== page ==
How To Care For A Green Carpet Plant

Herniaria glabra, also known as green carpet plant or rupturewort, is a low-maintenance, low-growing, ground-covering herbaceous perennial, as described by The Spruce. Native to some parts of Asia and Europe, this plant has most often been used for ground cover over nutrient-poor soil, which is how it got its common name. The green carpet plant spreads on its own, without the gardener's help. It requires little attention and is great at preventing weeds.

This no-fuss plant is characterized by its vibrant green foliage, growing to a height of 3 inches, with many, small oval-shaped leaves. In the fall and winter, green carpet plant's leaves can turn a red or orange color, making lawns extra-festive for the holidays. Sometimes, during the growing season, small greenish-white flowers will appear, but they don't attract bees, as per Outside Pride. Each green carpet plant has taproots that grow horizontally, forcing the plant to spread up to 2 feet wide. The taproots are also the reason for the plant's drought tolerance and circular growing habit. Keep scrolling for all you need to know about growing and caring for a green carpet plant.

How to use green carpet plant in garden

Green carpet plants are grown almost exclusively as ground cover in a garden. They are cold-hardy plants that can be grown in most parts of the United States, specifically thriving in USDA hardiness zones 5 through 9, according to You can plant them anywhere in your yard that you see fit. They are tolerant of a lot of foot traffic, so you can fill your lawn with it or just make a small path.

Some gardeners choose to grow their green carpet plants between flagstones, in carpet bedding schemes, or as path edging. Because this ground covering perennial is deer resistant, others choose to use it as a border plant around their garden beds to deter pesky animals. Growing green carpet plant in containers indoors or outdoors is possible as well. It looks lovely draped over the sides of large pots that also contain one or more upright plants, as explained by The Spruce.

How to grow green carpet plant

Herniaria glabra is most often grown from seeds, but it can also be propagated through division or simply bought pre-grown from a local nursery. To start growing green carpet plant from seeds, you'll need well-draining potting soil, one or more shallow trays, and the seeds themselves, explains Outside Pride. Fill your trays with soil in the fall. Then, sprinkle the seeds on top of the dirt but do not cover them. Make sure the seeds don't dry out by regularly misting or bottom-watering the trays. When the plants have had the chance to mature through the end of winter, you may transplant them into your garden in the spring.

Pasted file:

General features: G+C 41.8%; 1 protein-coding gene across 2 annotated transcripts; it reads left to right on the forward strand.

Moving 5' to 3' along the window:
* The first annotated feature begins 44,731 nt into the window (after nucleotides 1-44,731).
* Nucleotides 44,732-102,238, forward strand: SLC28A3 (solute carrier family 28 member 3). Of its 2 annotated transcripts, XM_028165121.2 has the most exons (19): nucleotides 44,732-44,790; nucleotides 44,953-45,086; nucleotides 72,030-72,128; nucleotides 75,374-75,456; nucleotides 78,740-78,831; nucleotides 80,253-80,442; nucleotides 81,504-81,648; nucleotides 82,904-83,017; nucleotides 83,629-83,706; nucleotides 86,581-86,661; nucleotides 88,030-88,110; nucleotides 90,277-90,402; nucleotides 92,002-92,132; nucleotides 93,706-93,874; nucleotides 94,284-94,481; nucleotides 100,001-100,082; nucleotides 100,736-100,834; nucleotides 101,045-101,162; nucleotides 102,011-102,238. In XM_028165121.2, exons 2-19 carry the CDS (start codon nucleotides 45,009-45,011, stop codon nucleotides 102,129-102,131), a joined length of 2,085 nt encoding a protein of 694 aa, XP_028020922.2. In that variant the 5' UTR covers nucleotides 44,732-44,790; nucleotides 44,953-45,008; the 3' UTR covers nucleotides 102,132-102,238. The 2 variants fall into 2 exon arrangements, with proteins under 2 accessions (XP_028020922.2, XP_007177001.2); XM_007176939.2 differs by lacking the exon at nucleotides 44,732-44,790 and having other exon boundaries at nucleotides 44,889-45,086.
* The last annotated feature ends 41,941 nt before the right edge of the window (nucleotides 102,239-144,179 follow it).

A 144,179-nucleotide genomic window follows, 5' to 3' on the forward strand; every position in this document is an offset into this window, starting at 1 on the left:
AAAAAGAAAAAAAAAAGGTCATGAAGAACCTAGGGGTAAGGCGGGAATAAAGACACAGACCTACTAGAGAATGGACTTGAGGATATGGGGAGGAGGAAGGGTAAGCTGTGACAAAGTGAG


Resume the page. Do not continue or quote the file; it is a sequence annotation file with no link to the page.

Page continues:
If you want to propagate a green carpet plant through division, start the process by gathering a sterile knife and fresh potting soil. This perennial will need to be dug up from your garden or unpotted from its container before you can get to work. Shake out the excess dirt from the green carpet plant's roots, exposing the taproots. Divide sections as best as you can with your hands, or cut them apart with the knife, taking care not to crush any stems, as per Lowes. While working the plant apart, ensure that each section has good roots and plenty of stems. Once you are satisfied with the division process, immediately repot your green carpet plant and water it thoroughly.

How to care for green carpet plant

After planting green carpet plant, it is extremely easy to care for. It prefers full sunlight, but will also do just fine in partial shade, says Gardeners HQ. That being said, you should avoid full shade as it can be problematic for the health of this plant. Keep in mind that fertilization is mostly unnecessary. You can help the plant grow faster with some light feeding in the spring, according to Gardening Know How; however, once it reaches adulthood, it will spread just fine without any help.

Luckily, you should not have to impose a watering schedule if you decide to begin growing this plant. As mentioned above, it is incredibly tough and drought-tolerant. Its long taproots store water to supply to the rest of the plant during dry spells. When planted outdoors, rainwater alone should be enough to keep your green carpet plant thriving, points out The Spruce. If you live in a hot climate, you may need to give it a long drink on occasion during the summer to keep it happy, but no more than that.

How to transplant green carpet plant

Often, green carpet plants need to be transplanted when they become overgrown. The process is relatively simple and can go a long way to make this plant happier and healthier. Outside Pride suggests transplanting your green carpet plant in the spring after the last frost. The site also recommends allowing younger sprouts to harden before beginning the transplant process. Simply place trays of Herniaria glabra outdoors in a protected area for about two weeks to reduce the possibility of shock.

When you are ready to transplant, SFGate lets us know that you should first clear the soil where you plan to relocate your plants. Get rid of any weeds, large rocks, and debris. Then loosen the dirt with a small shovel and dig a few holes. When the spot is sufficiently prepared, take your plants out of their trays or dig up a small section of them from your yard. Keep as many of the roots intact as you can. Place the green carpet plants into the prepared holes, making sure all the roots are covered by soil. Firm the dirt around the base of each plant to secure it in its new home. You can also spread some mulch around your green carpet plants to help them retain moisture and keep them warm while they find their footing.